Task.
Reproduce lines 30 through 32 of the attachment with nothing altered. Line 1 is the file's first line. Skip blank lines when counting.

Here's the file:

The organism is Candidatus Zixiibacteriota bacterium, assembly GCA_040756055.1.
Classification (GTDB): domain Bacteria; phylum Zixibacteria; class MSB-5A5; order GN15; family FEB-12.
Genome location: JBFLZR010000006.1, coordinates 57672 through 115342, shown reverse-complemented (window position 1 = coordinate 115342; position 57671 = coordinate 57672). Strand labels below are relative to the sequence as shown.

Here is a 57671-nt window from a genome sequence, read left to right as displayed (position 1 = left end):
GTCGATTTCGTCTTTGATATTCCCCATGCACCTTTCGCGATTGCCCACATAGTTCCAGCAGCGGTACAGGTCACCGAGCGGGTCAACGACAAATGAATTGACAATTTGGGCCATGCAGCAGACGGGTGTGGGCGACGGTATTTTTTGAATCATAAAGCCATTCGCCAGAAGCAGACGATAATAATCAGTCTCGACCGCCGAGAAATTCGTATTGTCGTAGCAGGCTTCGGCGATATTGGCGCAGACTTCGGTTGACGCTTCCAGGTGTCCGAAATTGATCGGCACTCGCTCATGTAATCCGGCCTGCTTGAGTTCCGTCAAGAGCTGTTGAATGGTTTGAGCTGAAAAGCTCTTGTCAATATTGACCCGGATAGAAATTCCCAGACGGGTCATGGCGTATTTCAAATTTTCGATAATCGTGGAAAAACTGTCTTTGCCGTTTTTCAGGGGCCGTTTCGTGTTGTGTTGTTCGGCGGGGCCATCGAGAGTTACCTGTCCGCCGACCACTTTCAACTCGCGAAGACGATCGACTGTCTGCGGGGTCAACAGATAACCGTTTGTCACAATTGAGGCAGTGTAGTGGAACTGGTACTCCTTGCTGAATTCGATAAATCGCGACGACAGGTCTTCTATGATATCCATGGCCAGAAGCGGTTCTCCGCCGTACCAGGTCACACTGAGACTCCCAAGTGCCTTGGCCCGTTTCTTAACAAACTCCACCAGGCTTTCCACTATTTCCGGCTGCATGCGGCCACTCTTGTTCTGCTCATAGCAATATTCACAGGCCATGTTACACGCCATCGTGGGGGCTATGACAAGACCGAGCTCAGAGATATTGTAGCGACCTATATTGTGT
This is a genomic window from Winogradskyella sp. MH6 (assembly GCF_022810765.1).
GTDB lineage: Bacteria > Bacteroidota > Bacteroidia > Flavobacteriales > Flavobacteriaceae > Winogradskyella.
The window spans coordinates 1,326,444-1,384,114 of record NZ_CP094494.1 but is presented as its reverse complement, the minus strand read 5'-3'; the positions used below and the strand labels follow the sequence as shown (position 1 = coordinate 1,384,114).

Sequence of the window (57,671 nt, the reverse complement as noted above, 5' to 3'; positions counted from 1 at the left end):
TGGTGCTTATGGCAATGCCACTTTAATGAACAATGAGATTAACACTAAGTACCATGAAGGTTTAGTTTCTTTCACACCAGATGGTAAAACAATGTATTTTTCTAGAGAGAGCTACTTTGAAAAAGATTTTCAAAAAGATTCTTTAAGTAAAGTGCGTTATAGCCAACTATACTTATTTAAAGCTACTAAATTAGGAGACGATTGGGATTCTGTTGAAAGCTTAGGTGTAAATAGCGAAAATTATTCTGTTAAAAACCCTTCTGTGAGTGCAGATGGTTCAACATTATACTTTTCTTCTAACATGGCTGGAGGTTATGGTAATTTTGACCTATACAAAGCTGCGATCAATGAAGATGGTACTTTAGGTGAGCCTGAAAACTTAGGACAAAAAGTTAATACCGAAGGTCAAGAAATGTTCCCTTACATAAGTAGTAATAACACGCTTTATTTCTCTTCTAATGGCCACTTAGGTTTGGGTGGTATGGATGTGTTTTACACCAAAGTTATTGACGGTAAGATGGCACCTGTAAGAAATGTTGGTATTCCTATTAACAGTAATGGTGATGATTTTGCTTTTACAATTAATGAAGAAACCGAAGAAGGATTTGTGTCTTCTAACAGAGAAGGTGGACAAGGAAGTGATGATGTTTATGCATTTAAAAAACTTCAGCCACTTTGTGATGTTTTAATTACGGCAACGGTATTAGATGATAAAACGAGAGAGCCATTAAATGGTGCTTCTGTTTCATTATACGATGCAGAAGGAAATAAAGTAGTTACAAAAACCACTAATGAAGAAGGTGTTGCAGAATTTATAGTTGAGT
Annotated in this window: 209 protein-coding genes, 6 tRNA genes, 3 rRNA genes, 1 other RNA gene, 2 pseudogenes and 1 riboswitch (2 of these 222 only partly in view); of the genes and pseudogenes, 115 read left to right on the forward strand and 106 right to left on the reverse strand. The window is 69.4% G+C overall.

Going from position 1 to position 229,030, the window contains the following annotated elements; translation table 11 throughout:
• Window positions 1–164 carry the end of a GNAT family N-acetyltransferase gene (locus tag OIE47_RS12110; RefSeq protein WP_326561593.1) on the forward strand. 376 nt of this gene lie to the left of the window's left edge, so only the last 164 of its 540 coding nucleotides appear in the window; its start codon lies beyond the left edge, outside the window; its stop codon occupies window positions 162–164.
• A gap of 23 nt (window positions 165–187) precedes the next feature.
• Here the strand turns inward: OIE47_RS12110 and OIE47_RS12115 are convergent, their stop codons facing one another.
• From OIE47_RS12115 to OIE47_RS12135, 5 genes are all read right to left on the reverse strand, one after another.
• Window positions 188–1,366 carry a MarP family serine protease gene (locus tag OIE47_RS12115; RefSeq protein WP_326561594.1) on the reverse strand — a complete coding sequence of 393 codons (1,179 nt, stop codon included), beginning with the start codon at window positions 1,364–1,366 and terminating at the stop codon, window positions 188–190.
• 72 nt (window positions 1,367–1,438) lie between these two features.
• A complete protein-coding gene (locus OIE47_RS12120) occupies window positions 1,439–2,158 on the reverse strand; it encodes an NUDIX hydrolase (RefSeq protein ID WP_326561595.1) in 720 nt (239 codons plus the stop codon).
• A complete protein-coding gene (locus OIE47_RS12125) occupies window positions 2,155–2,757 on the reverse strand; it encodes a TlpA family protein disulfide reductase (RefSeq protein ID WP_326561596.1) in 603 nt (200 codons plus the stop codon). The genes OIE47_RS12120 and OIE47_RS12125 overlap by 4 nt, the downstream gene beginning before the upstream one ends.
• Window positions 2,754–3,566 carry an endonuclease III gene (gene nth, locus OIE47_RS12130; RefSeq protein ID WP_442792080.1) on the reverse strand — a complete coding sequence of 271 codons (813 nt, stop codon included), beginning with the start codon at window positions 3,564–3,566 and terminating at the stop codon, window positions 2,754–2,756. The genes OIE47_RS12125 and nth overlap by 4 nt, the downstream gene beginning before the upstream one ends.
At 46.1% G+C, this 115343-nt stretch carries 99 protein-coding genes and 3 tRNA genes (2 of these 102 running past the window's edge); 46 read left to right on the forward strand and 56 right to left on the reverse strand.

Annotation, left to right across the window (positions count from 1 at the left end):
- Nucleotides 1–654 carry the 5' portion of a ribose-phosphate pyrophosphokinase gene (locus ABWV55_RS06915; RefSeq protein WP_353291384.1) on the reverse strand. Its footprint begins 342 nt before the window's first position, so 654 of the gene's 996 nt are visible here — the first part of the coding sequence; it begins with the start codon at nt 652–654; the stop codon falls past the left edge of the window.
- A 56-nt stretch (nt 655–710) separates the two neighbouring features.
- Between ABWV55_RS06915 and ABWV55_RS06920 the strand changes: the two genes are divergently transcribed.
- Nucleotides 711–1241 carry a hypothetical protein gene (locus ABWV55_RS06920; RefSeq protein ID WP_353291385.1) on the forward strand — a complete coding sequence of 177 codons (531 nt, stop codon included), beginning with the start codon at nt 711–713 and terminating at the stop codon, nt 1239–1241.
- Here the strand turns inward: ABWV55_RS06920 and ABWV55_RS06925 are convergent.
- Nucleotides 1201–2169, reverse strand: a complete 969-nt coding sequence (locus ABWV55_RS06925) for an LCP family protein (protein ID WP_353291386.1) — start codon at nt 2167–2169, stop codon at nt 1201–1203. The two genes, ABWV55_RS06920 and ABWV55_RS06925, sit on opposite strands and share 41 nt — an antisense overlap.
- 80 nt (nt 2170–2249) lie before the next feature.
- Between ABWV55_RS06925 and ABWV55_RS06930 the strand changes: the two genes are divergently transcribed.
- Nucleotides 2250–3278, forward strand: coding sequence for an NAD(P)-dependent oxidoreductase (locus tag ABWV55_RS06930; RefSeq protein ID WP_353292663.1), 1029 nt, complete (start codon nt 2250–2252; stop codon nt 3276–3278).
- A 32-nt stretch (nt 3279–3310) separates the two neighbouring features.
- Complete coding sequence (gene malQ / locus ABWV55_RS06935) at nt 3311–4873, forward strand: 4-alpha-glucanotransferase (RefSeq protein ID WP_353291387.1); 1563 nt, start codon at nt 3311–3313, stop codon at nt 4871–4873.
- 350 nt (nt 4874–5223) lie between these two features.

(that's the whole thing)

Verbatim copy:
- 80 nt (nt 2170–2249) lie before the next feature.
- Between ABWV55_RS06925 and ABWV55_RS06930 the strand changes: the two genes are divergently transcribed.
- Nucleotides 2250–3278, forward strand: coding sequence for an NAD(P)-dependent oxidoreductase (locus tag ABWV55_RS06930; RefSeq protein ID WP_353292663.1), 1029 nt, complete (start codon nt 2250–2252; stop codon nt 3276–3278).